A perfect example of the stark difference between “pick-up” kids’ games and adult run youth games is the common situation where there is one very superior athlete in a baseball game. In the adult organized game, the coach will have that child pitch. The child proceeds to dominate the game, striking out most of the batters he or she faces, while the children playing in the field stand like statues, or, just as likely, pick dandelions in the outfield, waiting to field a ball that most likely won’t ever be hit, let alone hit to them.
By the end of the game, many players have never touched the ball. If left to their own devices, the children in the “pick-up” game will agree amongst themselves that the dominant player either not pitch or pitch with his or her opposite arm. In basketball, the dominant player may be allowed only a limited number of shots or may be required to shoot with his or her “off” hand.
Children make adjustments in their games to ensure that the game will be interesting and fun, and thus, continue. Their purpose in getting together to play is to have fun. If the game is not fun, children will quit playing. And if enough quit, the game will end. That being the case, they must work to make the game interesting and fun so everyone will want to continue to play. Without adult enforced structure, dictates, rules and expectations, there is nothing holding the game together other than the kids wanting to play it. In short, the game would cease to exist if it were not fun. You can’t blame them as “play” is supposed to be fun. In youth leagues organized by adults, the adult imposed goal of winning and dictating that the game be played the “right” way (as defined by adults) overshadows the goal of maximizing fun and participation.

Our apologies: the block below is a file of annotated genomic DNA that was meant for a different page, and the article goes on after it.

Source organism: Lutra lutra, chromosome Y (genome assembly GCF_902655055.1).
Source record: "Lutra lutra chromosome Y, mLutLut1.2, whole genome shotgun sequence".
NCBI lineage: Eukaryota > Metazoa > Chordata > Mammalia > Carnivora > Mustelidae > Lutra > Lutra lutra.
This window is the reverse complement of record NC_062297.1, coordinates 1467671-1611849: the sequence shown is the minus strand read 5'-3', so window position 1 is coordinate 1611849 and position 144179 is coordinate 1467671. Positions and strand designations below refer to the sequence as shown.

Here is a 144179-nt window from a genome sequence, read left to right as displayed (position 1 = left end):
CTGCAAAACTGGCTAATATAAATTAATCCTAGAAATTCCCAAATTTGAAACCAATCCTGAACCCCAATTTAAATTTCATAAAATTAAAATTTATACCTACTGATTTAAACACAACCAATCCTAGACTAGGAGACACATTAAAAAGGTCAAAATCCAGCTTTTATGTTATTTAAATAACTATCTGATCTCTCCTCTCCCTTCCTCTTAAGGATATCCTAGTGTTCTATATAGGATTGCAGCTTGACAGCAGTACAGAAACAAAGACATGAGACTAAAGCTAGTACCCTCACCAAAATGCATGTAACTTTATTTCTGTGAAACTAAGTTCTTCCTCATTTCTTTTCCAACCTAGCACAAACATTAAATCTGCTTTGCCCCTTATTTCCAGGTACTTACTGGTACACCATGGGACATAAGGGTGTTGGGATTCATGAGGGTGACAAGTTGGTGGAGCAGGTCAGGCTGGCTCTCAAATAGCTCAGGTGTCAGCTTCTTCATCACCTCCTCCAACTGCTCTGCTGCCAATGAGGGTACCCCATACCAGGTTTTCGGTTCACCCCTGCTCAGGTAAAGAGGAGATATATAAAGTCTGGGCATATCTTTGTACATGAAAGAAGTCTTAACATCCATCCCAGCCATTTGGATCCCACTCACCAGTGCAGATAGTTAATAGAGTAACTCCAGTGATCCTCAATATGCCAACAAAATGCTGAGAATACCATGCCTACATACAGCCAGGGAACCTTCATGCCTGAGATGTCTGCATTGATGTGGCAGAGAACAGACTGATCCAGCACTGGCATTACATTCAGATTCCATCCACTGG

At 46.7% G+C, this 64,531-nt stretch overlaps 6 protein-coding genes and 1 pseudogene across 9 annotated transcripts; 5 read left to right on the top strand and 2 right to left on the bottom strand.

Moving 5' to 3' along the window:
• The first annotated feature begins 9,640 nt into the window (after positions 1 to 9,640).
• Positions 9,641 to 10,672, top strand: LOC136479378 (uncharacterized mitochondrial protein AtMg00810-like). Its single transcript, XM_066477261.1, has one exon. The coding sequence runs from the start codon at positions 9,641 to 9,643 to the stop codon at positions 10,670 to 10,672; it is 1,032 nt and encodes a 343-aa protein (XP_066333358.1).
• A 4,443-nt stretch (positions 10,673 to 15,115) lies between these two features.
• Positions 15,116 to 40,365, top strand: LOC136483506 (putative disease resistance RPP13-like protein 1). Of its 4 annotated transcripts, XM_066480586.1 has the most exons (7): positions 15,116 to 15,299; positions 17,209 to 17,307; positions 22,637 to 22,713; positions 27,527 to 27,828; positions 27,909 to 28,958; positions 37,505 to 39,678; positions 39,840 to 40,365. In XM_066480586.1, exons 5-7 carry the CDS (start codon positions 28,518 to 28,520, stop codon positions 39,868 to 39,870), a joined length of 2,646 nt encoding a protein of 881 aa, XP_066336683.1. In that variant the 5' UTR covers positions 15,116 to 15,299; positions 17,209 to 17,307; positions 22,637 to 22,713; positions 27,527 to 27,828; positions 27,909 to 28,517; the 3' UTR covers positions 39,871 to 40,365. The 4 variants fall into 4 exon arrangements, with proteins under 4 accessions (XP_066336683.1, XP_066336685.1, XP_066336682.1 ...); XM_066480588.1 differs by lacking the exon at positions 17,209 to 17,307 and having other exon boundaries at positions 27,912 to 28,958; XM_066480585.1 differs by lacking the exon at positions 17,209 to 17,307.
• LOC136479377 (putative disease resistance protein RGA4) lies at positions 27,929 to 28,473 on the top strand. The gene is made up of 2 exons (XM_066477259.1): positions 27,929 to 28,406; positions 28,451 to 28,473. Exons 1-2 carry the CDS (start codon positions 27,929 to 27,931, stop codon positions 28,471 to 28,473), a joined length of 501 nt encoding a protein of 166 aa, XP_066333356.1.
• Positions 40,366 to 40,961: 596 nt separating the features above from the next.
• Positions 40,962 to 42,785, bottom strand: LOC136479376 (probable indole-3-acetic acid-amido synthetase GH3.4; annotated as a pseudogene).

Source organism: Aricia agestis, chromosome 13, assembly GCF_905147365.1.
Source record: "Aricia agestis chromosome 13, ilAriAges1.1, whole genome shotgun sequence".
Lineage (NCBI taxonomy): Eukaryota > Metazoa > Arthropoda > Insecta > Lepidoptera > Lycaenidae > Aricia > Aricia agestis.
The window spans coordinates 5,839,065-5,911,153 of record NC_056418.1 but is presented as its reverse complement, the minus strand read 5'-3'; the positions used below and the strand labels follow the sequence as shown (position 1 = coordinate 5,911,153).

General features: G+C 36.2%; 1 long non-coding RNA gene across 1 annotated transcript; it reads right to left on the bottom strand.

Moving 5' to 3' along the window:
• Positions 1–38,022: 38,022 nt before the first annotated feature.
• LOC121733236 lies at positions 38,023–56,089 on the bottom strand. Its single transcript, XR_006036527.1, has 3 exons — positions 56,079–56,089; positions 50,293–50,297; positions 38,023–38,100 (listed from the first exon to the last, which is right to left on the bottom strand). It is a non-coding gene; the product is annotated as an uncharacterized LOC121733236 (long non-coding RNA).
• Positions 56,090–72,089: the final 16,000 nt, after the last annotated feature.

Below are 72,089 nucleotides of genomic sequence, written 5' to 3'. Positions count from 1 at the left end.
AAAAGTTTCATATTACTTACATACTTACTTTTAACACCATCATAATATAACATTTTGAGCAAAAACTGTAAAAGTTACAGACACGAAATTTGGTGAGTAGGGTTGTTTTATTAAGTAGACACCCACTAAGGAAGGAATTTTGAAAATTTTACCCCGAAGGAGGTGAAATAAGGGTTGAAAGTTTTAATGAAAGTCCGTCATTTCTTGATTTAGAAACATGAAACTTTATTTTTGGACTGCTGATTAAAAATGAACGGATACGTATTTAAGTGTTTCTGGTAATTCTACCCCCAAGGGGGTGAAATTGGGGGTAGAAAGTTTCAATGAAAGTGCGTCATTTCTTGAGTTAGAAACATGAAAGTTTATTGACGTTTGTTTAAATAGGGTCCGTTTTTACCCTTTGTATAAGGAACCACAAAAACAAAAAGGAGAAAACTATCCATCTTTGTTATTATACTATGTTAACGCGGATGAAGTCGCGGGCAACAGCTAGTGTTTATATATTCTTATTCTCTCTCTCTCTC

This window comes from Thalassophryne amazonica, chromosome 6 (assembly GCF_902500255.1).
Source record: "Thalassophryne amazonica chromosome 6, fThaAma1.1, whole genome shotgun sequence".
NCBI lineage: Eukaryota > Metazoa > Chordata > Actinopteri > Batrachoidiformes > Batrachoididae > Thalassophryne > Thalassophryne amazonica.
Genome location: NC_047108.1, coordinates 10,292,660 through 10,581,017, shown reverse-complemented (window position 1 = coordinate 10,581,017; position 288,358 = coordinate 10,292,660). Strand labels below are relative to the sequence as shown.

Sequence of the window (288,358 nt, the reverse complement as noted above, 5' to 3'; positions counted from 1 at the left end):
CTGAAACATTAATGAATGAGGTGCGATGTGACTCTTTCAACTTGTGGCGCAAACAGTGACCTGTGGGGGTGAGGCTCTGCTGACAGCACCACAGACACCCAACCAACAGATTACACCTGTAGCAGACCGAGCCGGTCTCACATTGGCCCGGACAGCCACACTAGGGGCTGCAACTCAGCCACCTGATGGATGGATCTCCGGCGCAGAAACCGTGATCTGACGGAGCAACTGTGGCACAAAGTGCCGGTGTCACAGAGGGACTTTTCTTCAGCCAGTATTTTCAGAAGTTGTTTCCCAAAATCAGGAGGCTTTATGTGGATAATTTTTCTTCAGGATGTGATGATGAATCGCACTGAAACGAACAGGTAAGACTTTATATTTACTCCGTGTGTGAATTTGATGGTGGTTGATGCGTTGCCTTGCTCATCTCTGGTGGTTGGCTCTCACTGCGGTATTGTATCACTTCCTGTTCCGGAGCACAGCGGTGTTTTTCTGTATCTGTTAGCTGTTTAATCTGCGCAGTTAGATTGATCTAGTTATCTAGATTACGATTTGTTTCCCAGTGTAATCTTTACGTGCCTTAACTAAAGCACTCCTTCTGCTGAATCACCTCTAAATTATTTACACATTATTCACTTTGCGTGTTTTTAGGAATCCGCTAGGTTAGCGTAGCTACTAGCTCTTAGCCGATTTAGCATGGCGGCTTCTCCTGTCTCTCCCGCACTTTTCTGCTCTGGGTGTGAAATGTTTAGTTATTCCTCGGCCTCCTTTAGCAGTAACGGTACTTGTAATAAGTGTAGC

Another significant difference between these two types of games is the way in which the outcome is treated. In adult organized games, the result of the contest is recorded as a win or a loss, regardless of the closeness of the game or the performances of the individuals involved. Further, standing are kept and trophies are awarded. In the pick-up game, while the result may be discussed on the walk home, it is usually considered insignificant and quickly forgotten as children focus more on the most exciting plays and the fun they had. Clearly, children have their priorities straight regarding sports as it is the process (participation, learning and having fun) rather than the end result (winning) that is most important.
How do we restructure youth sports programs to give the games back to the kids?
In such a system, only a relatively small portion of the activities (say 25 – 30 percent) would be devoted to fundamental skill instruction. The remaining time should be turned over to the kids for them to play pick-up games…with no parental or adult involvement! Other than a safety official, adults should not be permitted to coach or instruct. And, if you want to take this concept to the next level, adults and parents wouldn’t even be allowed to watch. Get them out of the gym, field or facility. Let the kids play on their terms for themselves. The real joy of youth sports comes from playing with friends, far from the critiquing of adults. The adults should just leave the kids alone. Let them pick their own teams, make their own rules and mediate their own disputes. The only rule they should abide by is that everyone plays.
In other words, to make the games “about the kids”, activities should resemble pick-up games. Provide a safe playing environment but let them manage their own games. As a result, they will have the space and opportunity to actually develop the personal skills – organizational, conflict resolution, leadership, personal responsibility, mediation and management – that we claim that sports participation teaches. While adults may cringe at denying their children their “expert” coaching talents, the fact is, children’s interpersonal, leadership and decision-making skills will develop more if they are left to manage their own games. Without adult supervision, the games will be closer, more interesting and most important, more fun for the kids. And don’t we adults always claim that youth sports are “about the kids”? Maybe it’s time to stop paying lip service to that concept and get the adults out of youth sports. Maybe it’s time to let the kids have their games back.